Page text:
Generations of Provençaux have revelled in the wonderful chewiness of white nougat. Thisconfectionary is made with sugar or honey, roasted almonds and egg whites.
There is also crunchy nougatine, otherwise known as nougat noir, which doesn’t contain eggs. Traditionally a Christmas treat, nowadays it is available all year-round.
The Mediterranean climate of Provence and dry scrubland doesn’t produce lush grazing pastures. Thus, hardy goats are the livestock choice for Provençal farmers. Banon is famed for its thick, creamy goat’s cheese wrapped in chestnut leaves, whilst we thank Le Rove for a lighter, fresher and fluffier fromage.
Chèvre comes either frais (fresh, with a mild creamy taste) or matured into a tangier demi-sec (semi-dry) or sec (dry). Farms such as La Pastorale du Regagnas and Les Roves de la Jacourelle welcome cheese enthusiasts to learn how the cheese is made and can even make their own.
Provence produces the Saucisson de Taureau Camargue. An earthy sausage made from the meat of Camargue bulls. The culture of Camargue revolves around these bulls, raised on the marshlands since the Roman times. During summer, villages and towns erupt with events dedicated to the bulls and the celebrity status cowboys.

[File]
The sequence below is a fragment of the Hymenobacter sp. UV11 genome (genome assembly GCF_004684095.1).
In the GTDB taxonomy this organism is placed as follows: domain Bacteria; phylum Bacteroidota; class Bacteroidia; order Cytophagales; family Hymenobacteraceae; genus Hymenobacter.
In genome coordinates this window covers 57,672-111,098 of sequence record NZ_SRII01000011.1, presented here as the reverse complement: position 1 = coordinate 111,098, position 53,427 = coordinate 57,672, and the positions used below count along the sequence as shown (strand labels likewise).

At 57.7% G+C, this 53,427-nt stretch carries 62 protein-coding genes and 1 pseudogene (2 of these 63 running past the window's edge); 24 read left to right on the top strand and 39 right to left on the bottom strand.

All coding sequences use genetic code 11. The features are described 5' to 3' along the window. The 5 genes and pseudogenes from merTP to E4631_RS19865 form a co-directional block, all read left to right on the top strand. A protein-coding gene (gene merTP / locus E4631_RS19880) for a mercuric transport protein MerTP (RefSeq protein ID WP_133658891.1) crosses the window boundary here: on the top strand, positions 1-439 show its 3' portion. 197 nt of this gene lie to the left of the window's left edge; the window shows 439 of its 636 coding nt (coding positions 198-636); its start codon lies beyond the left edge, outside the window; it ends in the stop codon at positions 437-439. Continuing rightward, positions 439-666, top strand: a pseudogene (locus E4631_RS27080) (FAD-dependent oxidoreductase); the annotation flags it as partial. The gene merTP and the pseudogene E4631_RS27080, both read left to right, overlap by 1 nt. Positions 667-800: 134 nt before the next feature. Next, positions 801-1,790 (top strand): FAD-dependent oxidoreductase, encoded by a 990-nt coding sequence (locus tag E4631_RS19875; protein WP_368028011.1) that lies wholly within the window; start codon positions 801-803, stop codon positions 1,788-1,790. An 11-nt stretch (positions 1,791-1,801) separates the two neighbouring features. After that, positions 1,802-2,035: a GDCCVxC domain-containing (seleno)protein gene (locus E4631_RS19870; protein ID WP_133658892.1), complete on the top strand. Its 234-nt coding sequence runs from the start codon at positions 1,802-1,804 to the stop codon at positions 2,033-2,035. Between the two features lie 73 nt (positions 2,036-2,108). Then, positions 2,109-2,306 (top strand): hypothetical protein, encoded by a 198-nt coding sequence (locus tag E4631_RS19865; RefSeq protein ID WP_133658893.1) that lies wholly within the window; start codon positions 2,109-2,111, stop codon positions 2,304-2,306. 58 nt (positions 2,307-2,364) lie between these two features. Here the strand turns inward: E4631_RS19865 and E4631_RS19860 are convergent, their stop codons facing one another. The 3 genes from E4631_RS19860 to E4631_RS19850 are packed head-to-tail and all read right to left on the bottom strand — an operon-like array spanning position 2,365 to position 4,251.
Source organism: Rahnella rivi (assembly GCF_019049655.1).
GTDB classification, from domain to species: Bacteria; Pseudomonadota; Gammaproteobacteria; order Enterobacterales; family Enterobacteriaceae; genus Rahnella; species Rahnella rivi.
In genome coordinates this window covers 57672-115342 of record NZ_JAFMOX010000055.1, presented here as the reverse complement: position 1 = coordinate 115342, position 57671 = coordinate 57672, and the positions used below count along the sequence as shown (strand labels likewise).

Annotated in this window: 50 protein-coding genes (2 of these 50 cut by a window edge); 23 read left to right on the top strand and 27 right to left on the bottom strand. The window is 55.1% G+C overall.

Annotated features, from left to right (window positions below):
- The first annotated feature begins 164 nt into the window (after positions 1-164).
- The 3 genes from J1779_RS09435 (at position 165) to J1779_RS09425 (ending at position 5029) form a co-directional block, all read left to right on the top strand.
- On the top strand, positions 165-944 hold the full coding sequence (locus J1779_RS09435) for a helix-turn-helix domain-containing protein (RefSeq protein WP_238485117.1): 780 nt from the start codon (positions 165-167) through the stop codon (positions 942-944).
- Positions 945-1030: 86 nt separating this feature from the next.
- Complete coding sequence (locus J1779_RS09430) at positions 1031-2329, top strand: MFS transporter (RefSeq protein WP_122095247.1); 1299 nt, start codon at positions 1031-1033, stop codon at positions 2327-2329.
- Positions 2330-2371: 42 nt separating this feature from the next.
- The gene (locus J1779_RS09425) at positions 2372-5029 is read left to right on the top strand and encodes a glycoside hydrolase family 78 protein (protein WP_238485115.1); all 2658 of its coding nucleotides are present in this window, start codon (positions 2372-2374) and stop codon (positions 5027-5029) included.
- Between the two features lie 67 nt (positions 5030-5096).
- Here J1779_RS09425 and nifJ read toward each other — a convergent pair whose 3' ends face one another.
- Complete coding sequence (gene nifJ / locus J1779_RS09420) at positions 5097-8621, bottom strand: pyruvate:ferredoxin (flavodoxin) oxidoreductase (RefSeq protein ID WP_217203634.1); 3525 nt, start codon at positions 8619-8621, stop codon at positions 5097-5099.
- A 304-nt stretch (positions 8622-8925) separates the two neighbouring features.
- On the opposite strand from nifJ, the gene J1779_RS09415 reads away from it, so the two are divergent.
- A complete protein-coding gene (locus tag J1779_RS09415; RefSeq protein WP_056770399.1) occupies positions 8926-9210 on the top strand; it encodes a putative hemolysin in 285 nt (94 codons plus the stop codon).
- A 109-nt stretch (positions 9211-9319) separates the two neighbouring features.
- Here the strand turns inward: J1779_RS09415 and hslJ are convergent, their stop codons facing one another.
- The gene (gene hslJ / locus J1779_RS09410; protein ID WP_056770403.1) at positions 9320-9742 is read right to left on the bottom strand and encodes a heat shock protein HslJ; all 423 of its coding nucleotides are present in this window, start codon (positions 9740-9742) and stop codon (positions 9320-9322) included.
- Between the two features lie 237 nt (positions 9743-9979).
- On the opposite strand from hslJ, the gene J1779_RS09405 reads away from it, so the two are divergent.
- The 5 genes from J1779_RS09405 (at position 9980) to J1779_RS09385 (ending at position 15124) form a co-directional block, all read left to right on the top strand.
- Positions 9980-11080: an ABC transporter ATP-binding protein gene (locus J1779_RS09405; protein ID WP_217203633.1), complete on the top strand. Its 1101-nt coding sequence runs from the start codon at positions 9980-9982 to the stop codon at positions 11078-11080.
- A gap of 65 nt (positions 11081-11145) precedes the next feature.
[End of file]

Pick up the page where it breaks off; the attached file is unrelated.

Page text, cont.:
The beautiful market in Arles, wrapped around the old Roman city is where to find the region’s delectable bull saucisson. Indeed, it is one of a few meats with an AOC designation of origin certificate award.
Seafood in Provence
Due to Provence’s coast suffering from overfishing, three-star Michelin chef (and Provence native) Gérald Passédat encouraged local fishermen to hunt for lesser-known fish instead. The region’s menus were consequently revived with unusual offerings such as tub gurnard and wrasse. Some of these can be found every morning at the Marché aux Poissons on Quai des Belges on the Old Port in Marseilles.
Alternatively, head for the pretty little fishing village of Cassis to the family run Poissonnerie. A former fish shop now gastronomic restaurant serving some exquisite fruits de mer. Enjoy picturesque views over the harbour whilst you savour your poisson, likely to be that morning’s catch from that very ocean.
Dishes served ‘a la Provençale’ mean they are prepared in the style of Provence – typically featuring garlic, olive oil and olives. Olive groves were planted in Provence over two and a half thousand years ago and remain solid due to their thriving in dry, stony terrain. Most dishes here are either cooked or drizzled in olive oil with the fruits heavily relied upon during Provençal cooking.